Michael Savage in the Guardian, “. . . He [Tom Tugendhat MP said that questions remained over the evacuation of nearly 200 dogs and cats from Kabul. Pen Farthing, a former British Royal Marine who operated the Nowzad animal charity, flew with the animals in a chartered aircraft. However, Marshall said that finite resources on the ground had to be deployed to ensure the animals reached the plane. “The Foreign Office officials made it clear that there was absolutely no diversion of resources,” said Tugendhat. “They also made it clear that the military opened the gates and took time to get those animals in. How those two statements are compatible, I don’t understand.” click here.

10 November 2021

Dan Sabbagh in The Guardian ” British soldiers and Ministry of Defence officials were aware of – and failed to properly investigate – a series of alleged massacres of 33 Afghan men by SAS soldiers at the peak of the conflict about a decade ago, a court has heard. ” click here.

29 August 2021

Rajeev Sayal in The Guardian, “A former head of the British Army has said it is “unfathomable” that the UK government appeared to have been “asleep on watch” when it came to ensuring the safety of Afghans who helped soldiers and officials. Gen Lord Richard Dannatt’s comments followed the final flight containing UK troops and diplomatic staff from Kabul, bringing to an end Britain’s 20-year engagement in Afghanistan.” click here.

15 August 2021

Sam Hancock in The Independent, “. . . Taliban fighters have officially entered Kabul, with negotiators for the militant group now thought to be in the presidential palace preparing for a “peaceful transfer of power”. Afghanistan’s president Ashraf Ghani is reportedly in the process of relinquishing power before an interim government, led by the Taliban, is formed, an official told the AP news agency.” click here

1 August 2021

Emma Graham-Harrison in the Guardian, “. . . President Biden has promised that the US will not abandon allies in Afghanistan, as it did during its hasty exit from Vietnam. The government is scrambling around for ways to get the tens of thousands of visa applicants to safety, while they are still being vetted, and is reportedly in talks with governments in Central Asia and the Persian Gulf about hosting them.” click here.

4 July 2021

Julian Borger in the Guardian, ” As in Vietnam, the US is leaving after a peace deal with an enemy it tried to destroy and failed. As in Vietnam, the emboldened enemy is not expected to keep the peace. Saigon held out for two years against the North Vietnamese army after the American withdrawal. Some US intelligence estimates do not even give Kabul six months. ” click here.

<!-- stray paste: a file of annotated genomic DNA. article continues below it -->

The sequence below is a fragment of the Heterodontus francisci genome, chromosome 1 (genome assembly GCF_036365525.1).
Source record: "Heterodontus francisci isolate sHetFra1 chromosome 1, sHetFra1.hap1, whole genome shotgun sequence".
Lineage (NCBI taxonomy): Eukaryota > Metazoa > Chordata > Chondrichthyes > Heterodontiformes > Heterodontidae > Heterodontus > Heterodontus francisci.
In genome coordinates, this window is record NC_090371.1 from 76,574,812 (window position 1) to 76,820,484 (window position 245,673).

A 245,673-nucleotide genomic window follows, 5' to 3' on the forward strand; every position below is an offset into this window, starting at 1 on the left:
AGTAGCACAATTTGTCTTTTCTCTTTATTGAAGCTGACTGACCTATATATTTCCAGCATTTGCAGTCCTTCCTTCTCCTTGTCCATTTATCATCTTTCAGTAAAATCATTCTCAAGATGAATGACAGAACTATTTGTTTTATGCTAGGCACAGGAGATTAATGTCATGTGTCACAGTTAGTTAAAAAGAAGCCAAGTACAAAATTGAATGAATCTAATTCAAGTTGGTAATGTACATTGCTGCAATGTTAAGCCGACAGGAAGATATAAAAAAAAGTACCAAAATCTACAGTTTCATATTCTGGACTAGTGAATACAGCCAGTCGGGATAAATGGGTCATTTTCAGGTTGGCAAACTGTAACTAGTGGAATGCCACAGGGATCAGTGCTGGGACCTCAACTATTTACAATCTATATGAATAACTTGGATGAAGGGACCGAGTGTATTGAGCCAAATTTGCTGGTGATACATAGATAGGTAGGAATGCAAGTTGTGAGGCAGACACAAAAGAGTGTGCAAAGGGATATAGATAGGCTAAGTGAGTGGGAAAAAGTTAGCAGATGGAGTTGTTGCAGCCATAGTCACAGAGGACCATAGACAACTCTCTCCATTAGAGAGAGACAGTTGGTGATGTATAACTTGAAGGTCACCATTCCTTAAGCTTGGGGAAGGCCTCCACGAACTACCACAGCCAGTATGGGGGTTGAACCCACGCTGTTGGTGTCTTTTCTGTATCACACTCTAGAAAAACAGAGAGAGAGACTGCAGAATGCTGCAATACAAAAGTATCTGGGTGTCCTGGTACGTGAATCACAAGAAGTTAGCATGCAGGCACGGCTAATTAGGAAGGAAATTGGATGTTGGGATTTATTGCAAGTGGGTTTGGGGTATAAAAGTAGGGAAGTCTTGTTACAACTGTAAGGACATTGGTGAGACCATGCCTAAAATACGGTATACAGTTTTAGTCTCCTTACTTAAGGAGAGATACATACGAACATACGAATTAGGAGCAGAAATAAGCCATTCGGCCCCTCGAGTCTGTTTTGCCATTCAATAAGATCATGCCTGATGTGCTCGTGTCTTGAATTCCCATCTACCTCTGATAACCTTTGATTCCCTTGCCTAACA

11 May 2021

From the ‘Action on Armed Violence’ website, “The road to almost 1,600 children being killed or injured by airstrikes in Afghanistan was paved, in part, in late 2017, when then-Secretary of Defense Jim Mattis announced that the Rules of Engagement for airstrikes against the Taliban had been loosened, enabling the US Air Force to conduct more airstrikes . . . Such heavy bombardment resulted in the deadliest year of airstrikes for children in Afghanistan on record, AOAV can reveal. In 2018, 236 minors were killed by airstrikes. Another 256 were injured, leaving a total of 492 child casualties This was an 85% increase on the year before, resulting in a rate of four child casualties every three days.” click here

17 April 2021

The Guardian editorial: ” Britain’s former prime minister Harold Macmillan is said to have told colleagues that the first law of politics should be “never invade Afghanistan”.  . . . Western ambitions were long on idealised visions of the postwar order, but short on a grasp of regional realities and military capabilities. The Taliban regrouped and rearmed. Long attritional years of civil conflict followed. This week, almost 20 years in, Joe Biden has decided America has at last had enough of an unwon and unwinnable war. He is bringing the troops home. America’s allies, including Britain, will now follow the US through the exit door.” click here.

22 December 2020

Andrew Quilty in Democracynow,org, “. . .  In December 2018, one of the death squads attacked a madrassa in Wardak province, killing 12 boys, of whom the youngest was 9 years old. The United States played key roles in many of the raids, from picking targets to ferrying Afghan forces to the sites to providing lethal airpower during the raids.” click here.

20 November 2020

Rory Callinan in The Guardian: “. . . she [Shaharzad Akbar, chair of the Afghanistan Independent Human Rights Commission] singled out the UK armed forces’ role, saying: “In particular, the AIHRC calls on the UK to open an independent inquiry to review and investigate the allegation of unlawful killings by UK special forces.” click here